Michael from Jacksonville:
To all the people that hate the fact that we went for the fake punt, we knew they were going to go all out. They had nothing to lose; they are great at blocking punts. What if they would have gotten there and hurt our punter?
John: Marrone explained his philosophy on calling that play despite the Jaguars holding a 37-0 lead late in the third quarter. The Jaguars had a fake punt in the game plan. The situation called for it and so did the Ravens' formation on the play. Marrone said if you're going to have a play in the game plan for a situation, you need to call it when the situation arises. Besides, I get the idea it wouldn't bother Marrone much if a team ran a fake punt with comfortable lead on the Jaguars; I get the idea Marrone would figure his team needed to stop the damned play.
Dakota from Fleming Island, FL:
I'm not going to analyze or make any more predictions for a while. This team has looked like a playoff team twice and looked like a three-to-four-win team once. I will just take the wins and hope that we can play this way consistently moving forward.
John: The Jaguars probably won't play consistently as they did Sunday moving forward. I say that not because I thought Sunday was a fluke. Neither did I think the 29-7 victory over Houston Week 1 was a fluke. But this is the NFL; 37-point, near-perfection victories are rare. You don't win in such one-sided fashion every week. As I wrote after the 37-16 loss to Tennessee last week, the Jaguars are both the team that lost to the Titans and the one that beat the Texans. They can lose if they play bad, and they can win if they play well. They are a team that can blow out a team if they play well – and if the defensive line dominates, and if the team turns opportunities into points, and if Bortles plays efficiently and smart. They are also a team that can lose in lopsided fashion if they commit turnovers, or put themselves in negative situations offensively, or fail to pressure the opposing quarterback. Mostly, what they are is a 2-1 team that is in first place in its division. I doubt the Jaguars will go 15-1 and I imagine they will take some more one-sided losses – perhaps even as one-sided as Tennessee. But perhaps the lesson of the first three games is that all is not lost for this team after a bad loss, just as there's no reason to size Super Bowl victories after one victory. Perhaps fans will have perspective. Perhaps they will be even-keeled. Perhaps … perhaps … naaaaaaaaaah.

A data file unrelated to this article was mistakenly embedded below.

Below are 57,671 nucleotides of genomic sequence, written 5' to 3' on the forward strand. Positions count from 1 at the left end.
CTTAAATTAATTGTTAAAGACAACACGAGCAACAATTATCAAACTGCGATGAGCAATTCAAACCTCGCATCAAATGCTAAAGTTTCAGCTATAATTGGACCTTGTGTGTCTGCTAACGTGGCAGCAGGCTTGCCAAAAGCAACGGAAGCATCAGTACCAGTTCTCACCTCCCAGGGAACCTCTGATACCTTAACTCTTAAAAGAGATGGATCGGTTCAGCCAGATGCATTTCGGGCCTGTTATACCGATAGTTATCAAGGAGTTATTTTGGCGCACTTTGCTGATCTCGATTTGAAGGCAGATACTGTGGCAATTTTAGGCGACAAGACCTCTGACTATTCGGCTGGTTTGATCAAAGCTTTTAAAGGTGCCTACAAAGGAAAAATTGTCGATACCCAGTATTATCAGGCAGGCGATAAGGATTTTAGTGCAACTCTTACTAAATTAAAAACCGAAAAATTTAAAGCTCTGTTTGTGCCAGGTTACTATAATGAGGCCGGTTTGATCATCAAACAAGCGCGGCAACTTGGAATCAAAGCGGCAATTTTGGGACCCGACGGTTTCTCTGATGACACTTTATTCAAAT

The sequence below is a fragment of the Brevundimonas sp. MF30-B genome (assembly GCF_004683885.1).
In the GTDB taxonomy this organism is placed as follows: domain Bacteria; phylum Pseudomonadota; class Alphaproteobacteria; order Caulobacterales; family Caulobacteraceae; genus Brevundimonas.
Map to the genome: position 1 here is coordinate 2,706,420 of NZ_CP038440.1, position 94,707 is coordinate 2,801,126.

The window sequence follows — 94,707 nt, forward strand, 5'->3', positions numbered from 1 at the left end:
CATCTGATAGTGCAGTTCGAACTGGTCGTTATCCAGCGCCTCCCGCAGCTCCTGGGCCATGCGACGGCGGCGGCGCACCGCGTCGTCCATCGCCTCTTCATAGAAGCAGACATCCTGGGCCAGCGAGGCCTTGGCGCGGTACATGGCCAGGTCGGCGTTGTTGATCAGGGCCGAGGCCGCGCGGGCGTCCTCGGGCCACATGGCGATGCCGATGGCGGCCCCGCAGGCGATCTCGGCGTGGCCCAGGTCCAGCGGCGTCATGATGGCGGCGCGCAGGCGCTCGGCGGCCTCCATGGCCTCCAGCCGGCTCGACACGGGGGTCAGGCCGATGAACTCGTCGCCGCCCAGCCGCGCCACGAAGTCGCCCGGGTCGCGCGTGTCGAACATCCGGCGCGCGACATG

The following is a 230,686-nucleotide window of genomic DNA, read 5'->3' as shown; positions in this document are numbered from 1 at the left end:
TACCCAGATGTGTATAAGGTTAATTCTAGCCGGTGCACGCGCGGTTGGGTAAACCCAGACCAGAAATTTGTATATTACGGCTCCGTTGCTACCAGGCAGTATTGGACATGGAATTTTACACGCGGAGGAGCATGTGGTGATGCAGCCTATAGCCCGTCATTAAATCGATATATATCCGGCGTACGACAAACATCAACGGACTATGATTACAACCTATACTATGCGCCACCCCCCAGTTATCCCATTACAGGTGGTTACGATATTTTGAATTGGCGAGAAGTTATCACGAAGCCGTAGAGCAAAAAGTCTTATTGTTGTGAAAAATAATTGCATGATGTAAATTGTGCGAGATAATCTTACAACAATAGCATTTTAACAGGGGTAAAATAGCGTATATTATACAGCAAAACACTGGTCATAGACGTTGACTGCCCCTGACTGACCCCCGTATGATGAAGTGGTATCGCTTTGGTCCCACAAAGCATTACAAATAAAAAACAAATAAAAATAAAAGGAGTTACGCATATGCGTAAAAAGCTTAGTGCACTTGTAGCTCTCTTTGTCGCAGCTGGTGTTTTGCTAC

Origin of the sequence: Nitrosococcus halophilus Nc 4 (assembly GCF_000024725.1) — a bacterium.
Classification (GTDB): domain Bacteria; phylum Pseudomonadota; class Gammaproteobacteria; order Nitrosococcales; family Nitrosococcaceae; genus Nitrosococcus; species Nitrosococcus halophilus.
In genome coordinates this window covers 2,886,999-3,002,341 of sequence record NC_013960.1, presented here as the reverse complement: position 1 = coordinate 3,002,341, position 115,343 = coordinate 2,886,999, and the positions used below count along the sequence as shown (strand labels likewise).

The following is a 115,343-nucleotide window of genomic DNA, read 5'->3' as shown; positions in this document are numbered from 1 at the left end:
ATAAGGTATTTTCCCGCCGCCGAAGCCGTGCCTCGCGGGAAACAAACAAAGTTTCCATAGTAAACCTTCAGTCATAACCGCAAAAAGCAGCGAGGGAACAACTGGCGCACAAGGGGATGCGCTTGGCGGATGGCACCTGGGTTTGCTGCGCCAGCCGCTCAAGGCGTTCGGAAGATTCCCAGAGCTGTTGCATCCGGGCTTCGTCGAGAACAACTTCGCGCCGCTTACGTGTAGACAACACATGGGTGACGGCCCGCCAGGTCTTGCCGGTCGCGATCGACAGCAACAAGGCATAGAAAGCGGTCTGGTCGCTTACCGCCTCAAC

Tboy from St. Augustine, FL:
Honorable Mr. O: Your response to Ryan from Fremont was essentially the most insightfully astute, interpretatively correct, amazingly, accurate, correctly articulated analysis of the ills and chills of Mr. BB's maladies. One big "ATTABOY" for you. It should remind all of us that "Fans gonna fan" and that's OK...just not always correct.
John: I'm pretty good, right?
Lance from Lebanon, TN:
Well, I guess I'm back on the bandwagon! Not really … been a fan from day one! Still have my original ball cap bought the day after Jax was announced as the second expansion team awarded that go-round. Question, can we maybe see some consistency now that these players know they can compete and win?
John: Consistency typically only exists in the NFL in the dreams of coaches and fantasies of fans. The NFL is ultra-competitive league. Teams have ups and downs. The best teams usually lose big once or twice season – and scrape by in enough games to make their fans angry and nervous as often as they are elated. Win enough games however you can and get in the playoffs, then hope you're healthy and win from there. The best thing I heard from the Jaguars in the aftermath Sunday was that players sincerely didn't panic or believe the team was backsliding after the Week 2 loss to Tennessee. That belief appeared to be a huge reason for Sunday's victory. Teams must strive for consistency. When they inevitably fall short, they must be mature enough as a team to respond and play well the following week. That the Jaguars did that is a very good sign.
Jerell from Columbia, SC:
John: God love him.
O-Zone: All aboard
JACKSONVILLE – Let's get to it …
David from Maplewood, NJ: